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News Release - State Board of Education responds to lawsuit over Adams 14 decision
June 13, 2019
State Board of Education responds to lawsuit over Adams 14 decision
Improving student outcomes should be the focus, board members say
DENVER – State Board of Education Chairwoman Angelika Schroeder today said she is frustrated that another lawsuit has been filed challenging the board’s actions to improve educational opportunities for students in historically underperforming schools.
In April, the Adams 14 School District chose MGT Consulting Group to be the external manager tasked with improving outcomes for the district, and the state board approved the selection in May. A lawsuit filed Wednesday by the School District 14 Classroom Teachers Association in Denver District Court seeks to overturn the order, a move Schroeder said is in direct opposition to the goal of making substantial improvements at the district that has struggled academically for years.
“For over eight years, Adams 14 students have attended schools with some of the lowest performance ratings in the state, and it’s time to take dramatic action to improve educational opportunities for these kids,” Schroeder said. “It is unfair to the students and their families to be caught in the middle of this disagreement between adults.The fact is, the district needs a manager with fresh eyes and creative, proven ideas to bring about immediate improvements.”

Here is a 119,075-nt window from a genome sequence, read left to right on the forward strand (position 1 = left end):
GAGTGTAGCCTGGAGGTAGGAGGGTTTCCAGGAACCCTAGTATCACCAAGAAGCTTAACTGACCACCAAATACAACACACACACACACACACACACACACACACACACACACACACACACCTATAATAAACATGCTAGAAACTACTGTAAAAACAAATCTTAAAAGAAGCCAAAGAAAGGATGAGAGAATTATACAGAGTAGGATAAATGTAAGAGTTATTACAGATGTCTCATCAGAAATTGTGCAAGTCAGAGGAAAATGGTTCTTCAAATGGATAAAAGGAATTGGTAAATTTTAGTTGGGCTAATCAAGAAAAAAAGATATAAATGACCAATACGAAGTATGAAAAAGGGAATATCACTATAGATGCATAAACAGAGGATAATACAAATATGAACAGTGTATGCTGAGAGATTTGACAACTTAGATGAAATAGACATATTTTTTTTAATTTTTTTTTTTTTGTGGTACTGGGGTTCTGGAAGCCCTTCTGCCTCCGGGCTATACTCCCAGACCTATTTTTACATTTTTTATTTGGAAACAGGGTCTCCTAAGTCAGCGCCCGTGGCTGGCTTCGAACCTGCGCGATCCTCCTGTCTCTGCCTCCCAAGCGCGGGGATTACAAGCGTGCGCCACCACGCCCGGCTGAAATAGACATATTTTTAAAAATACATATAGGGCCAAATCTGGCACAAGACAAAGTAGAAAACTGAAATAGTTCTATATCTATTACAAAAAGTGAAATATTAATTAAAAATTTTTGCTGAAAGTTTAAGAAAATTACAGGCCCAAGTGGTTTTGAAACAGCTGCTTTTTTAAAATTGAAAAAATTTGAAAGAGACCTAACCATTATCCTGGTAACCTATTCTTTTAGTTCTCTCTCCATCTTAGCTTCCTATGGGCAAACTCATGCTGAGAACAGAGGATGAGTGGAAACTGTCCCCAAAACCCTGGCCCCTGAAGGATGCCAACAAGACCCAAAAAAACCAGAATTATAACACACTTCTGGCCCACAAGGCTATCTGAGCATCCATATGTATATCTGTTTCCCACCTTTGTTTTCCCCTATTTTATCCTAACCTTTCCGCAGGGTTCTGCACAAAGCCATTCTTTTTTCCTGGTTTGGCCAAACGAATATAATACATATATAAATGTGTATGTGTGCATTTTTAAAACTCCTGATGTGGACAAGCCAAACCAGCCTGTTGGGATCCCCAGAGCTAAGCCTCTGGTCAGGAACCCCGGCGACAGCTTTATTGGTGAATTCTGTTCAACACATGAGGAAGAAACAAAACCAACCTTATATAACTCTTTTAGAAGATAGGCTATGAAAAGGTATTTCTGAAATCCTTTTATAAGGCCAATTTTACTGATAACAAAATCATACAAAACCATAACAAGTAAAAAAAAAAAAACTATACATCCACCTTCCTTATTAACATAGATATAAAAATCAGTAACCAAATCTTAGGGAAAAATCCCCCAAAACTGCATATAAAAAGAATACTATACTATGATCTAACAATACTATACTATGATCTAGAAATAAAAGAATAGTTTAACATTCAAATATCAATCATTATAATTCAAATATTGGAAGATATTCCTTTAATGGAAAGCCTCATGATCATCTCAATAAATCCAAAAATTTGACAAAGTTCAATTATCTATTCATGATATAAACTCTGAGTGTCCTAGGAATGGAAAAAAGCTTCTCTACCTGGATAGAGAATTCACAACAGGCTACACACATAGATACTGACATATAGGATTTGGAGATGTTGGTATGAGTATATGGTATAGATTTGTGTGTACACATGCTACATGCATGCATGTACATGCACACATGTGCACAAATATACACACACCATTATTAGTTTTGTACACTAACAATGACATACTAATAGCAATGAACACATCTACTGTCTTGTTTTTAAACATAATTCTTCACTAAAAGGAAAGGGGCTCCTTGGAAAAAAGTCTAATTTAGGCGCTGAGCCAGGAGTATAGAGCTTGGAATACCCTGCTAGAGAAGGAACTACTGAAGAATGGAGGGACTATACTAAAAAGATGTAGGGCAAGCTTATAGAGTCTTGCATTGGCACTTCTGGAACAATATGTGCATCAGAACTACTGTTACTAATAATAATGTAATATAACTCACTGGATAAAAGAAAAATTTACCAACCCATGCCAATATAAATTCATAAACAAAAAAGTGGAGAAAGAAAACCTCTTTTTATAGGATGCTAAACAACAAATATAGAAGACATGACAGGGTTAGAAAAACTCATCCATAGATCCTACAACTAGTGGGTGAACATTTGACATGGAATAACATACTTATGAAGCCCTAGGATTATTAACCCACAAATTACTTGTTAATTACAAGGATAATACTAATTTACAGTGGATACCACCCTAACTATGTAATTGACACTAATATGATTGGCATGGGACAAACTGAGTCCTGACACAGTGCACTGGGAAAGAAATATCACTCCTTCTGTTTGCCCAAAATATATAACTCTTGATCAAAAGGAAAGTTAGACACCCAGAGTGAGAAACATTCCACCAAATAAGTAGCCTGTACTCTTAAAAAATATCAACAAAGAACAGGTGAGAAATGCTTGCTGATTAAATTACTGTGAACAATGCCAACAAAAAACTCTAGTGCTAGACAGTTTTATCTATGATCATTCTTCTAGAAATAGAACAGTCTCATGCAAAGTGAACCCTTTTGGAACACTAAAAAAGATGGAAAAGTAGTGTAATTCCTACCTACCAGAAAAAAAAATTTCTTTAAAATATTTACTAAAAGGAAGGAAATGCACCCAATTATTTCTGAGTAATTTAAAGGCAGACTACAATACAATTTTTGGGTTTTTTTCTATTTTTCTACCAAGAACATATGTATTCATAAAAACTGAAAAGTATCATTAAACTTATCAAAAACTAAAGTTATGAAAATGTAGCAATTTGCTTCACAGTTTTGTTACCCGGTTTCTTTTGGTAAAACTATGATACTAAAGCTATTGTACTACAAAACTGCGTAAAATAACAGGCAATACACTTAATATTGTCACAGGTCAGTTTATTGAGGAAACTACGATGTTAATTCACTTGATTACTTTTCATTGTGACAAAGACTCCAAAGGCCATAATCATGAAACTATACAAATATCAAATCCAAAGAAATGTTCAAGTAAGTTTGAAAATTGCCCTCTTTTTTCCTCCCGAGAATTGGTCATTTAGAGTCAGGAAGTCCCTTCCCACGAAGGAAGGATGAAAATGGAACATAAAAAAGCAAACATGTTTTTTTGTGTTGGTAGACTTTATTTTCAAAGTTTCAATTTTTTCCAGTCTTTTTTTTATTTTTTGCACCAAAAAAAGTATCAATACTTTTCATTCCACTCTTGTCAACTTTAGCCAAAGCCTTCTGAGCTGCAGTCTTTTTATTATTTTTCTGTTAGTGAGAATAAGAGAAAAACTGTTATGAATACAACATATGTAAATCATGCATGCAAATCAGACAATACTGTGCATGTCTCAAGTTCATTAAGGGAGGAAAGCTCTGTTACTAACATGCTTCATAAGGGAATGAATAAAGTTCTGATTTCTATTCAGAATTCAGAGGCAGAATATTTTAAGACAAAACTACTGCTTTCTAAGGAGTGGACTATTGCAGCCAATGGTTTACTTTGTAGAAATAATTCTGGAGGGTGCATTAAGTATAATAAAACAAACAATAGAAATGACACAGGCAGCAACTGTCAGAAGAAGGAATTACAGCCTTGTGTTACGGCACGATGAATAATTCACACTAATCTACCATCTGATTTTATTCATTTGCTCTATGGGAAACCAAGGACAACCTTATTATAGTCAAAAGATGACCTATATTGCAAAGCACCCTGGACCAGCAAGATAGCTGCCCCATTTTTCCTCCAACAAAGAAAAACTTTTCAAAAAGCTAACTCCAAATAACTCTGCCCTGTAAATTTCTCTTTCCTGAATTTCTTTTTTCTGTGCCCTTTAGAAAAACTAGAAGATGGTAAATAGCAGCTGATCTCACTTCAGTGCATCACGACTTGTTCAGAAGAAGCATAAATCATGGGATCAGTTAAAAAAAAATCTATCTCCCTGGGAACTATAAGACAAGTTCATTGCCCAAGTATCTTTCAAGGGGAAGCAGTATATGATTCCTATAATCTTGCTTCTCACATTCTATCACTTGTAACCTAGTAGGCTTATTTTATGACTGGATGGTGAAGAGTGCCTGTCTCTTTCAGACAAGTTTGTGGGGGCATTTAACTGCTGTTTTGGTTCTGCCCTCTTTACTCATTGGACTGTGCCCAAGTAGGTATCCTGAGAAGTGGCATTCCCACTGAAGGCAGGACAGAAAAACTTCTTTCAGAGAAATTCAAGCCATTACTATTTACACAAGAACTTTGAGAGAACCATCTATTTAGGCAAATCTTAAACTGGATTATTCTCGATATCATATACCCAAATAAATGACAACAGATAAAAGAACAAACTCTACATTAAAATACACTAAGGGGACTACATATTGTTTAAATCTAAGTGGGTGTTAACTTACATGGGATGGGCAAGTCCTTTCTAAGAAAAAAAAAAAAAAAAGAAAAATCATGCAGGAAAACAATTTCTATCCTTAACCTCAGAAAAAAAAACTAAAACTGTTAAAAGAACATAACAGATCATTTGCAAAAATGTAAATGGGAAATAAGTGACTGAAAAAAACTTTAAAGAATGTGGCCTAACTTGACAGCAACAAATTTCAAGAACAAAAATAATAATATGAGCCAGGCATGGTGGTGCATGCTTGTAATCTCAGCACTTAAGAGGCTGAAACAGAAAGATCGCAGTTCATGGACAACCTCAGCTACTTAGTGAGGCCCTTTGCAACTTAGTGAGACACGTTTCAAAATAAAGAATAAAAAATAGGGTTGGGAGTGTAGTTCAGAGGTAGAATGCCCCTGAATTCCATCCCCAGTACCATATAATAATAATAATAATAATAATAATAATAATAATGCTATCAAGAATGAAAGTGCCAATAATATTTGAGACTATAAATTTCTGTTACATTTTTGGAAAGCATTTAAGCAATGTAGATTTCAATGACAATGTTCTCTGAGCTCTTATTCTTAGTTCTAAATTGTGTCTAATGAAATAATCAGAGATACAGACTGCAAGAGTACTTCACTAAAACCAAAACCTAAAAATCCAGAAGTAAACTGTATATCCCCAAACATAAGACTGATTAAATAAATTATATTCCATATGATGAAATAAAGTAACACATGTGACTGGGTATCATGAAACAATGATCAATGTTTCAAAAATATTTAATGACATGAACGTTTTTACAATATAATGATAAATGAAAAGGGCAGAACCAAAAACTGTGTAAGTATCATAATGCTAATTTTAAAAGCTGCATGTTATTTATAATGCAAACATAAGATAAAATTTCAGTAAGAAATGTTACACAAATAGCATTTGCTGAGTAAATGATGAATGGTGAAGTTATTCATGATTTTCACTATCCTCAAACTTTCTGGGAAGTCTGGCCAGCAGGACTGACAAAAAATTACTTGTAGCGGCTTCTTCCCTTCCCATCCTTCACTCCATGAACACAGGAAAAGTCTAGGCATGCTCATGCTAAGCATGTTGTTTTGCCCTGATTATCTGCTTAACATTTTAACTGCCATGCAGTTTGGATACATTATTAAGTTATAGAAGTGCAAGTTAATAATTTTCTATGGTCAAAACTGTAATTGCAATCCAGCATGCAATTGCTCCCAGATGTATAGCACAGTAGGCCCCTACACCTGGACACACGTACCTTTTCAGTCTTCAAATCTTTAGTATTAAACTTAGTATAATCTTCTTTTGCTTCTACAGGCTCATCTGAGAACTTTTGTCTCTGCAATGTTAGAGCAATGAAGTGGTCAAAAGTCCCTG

In late May, a similar lawsuit was filed by the Pueblo Education Association challenging the state board’s order that supported Pueblo City Schools’ request to turn over management of struggling Risley International Academy of Innovation to an external organization, as outlined by state law. Pueblo also chose MGT Consulting Group for Risley’s management company.
“The state board followed the accountability law meticulously during this entire process, and we were committed to finding a turnaround pathway that had support from the local board and community,” said state board Vice Chairman Steve Durham. “We believe the selection of a manager will lead to dramatic improvement. This latest lawsuit is an unwanted distraction from what should be everyone’s focus -- dramatically improving outcomes for the students.”
In November, the state board supported the Adams 14 plan to hand over management of its instructional program, personnel and other authority to an external organization with the purpose of improving student outcomes.
Colorado’s 2009 Accountability Act requires the state board to mandate specific actions to boost student academic outcomes at schools and districts with more than five consecutive years of poor performance in the state’s accountability system. The law gives the board several options, including requiring a district or school to work with an external management partner.
In fall 2018, the district again received a rating of “Priority Improvement” - the second lowest rating on the District Performance Framework that factors in student achievement, academic growth and postsecondary and workforce readiness.
That rating occurred even after the district had partnered with an external management partner, Beyond Textbooks, to establish a teaching and learning cycle in its schools, which had been ordered by the state board in May 2017.